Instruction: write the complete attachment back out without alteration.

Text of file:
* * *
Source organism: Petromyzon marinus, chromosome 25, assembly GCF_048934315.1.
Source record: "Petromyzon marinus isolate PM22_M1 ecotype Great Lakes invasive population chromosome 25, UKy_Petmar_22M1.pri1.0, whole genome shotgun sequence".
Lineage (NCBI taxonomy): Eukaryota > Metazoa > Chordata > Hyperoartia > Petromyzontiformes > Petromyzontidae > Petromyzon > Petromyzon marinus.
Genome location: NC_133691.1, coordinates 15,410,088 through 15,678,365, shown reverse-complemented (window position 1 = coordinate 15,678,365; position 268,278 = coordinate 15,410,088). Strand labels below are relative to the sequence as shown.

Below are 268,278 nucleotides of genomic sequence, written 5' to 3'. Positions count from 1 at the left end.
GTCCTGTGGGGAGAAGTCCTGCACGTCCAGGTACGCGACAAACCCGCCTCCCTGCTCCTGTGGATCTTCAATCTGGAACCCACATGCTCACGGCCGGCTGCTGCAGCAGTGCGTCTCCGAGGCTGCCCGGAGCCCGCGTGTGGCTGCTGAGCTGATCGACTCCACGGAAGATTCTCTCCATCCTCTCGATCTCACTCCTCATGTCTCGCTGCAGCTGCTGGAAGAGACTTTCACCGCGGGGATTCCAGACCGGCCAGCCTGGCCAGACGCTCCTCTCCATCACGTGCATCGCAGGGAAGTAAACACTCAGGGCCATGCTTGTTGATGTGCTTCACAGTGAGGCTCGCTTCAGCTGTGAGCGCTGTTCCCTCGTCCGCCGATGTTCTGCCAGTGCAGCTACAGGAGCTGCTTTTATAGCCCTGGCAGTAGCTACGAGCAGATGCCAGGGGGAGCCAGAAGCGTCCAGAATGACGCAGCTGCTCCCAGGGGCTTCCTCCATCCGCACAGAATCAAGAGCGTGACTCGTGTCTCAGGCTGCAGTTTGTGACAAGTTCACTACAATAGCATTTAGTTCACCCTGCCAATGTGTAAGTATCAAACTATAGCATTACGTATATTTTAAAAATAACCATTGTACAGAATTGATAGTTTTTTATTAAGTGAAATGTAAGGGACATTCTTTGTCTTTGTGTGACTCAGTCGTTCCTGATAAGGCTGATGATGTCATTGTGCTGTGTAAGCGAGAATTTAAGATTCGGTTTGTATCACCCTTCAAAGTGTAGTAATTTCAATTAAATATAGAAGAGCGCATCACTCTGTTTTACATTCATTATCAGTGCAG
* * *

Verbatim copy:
Source organism: Petromyzon marinus, chromosome 25, assembly GCF_048934315.1.
Source record: "Petromyzon marinus isolate PM22_M1 ecotype Great Lakes invasive population chromosome 25, UKy_Petmar_22M1.pri1.0, whole genome shotgun sequence".
Lineage (NCBI taxonomy): Eukaryota > Metazoa > Chordata > Hyperoartia > Petromyzontiformes > Petromyzontidae > Petromyzon > Petromyzon marinus.
Genome location: NC_133691.1, coordinates 15,410,088 through 15,678,365, shown reverse-complemented (window position 1 = coordinate 15,678,365; position 268,278 = coordinate 15,410,088). Strand labels below are relative to the sequence as shown.

Below are 268,278 nucleotides of genomic sequence, written 5' to 3'. Positions count from 1 at the left end.
GTCCTGTGGGGAGAAGTCCTGCACGTCCAGGTACGCGACAAACCCGCCTCCCTGCTCCTGTGGATCTTCAATCTGGAACCCACATGCTCACGGCCGGCTGCTGCAGCAGTGCGTCTCCGAGGCTGCCCGGAGCCCGCGTGTGGCTGCTGAGCTGATCGACTCCACGGAAGATTCTCTCCATCCTCTCGATCTCACTCCTCATGTCTCGCTGCAGCTGCTGGAAGAGACTTTCACCGCGGGGATTCCAGACCGGCCAGCCTGGCCAGACGCTCCTCTCCATCACGTGCATCGCAGGGAAGTAAACACTCAGGGCCATGCTTGTTGATGTGCTTCACAGTGAGGCTCGCTTCAGCTGTGAGCGCTGTTCCCTCGTCCGCCGATGTTCTGCCAGTGCAGCTACAGGAGCTGCTTTTATAGCCCTGGCAGTAGCTACGAGCAGATGCCAGGGGGAGCCAGAAGCGTCCAGAATGACGCAGCTGCTCCCAGGGGCTTCCTCCATCCGCACAGAATCAAGAGCGTGACTCGTGTCTCAGGCTGCAGTTTGTGACAAGTTCACTACAATAGCATTTAGTTCACCCTGCCAATGTGTAAGTATCAAACTATAGCATTACGTATATTTTAAAAATAACCATTGTACAGAATTGATAGTTTTTTATTAAGTGAAATGTAAGGGACATTCTTTGTCTTTGTGTGACTCAGTCGTTCCTGATAAGGCTGATGATGTCATTGTGCTGTGTAAGCGAGAATTTAAGATTCGGTTTGTATCACCCTTCAAAGTGTAGTAATTTCAATTAAATATAGAAGAGCGCATCACTCTGTTTTACATTCATTATCAGTGCAG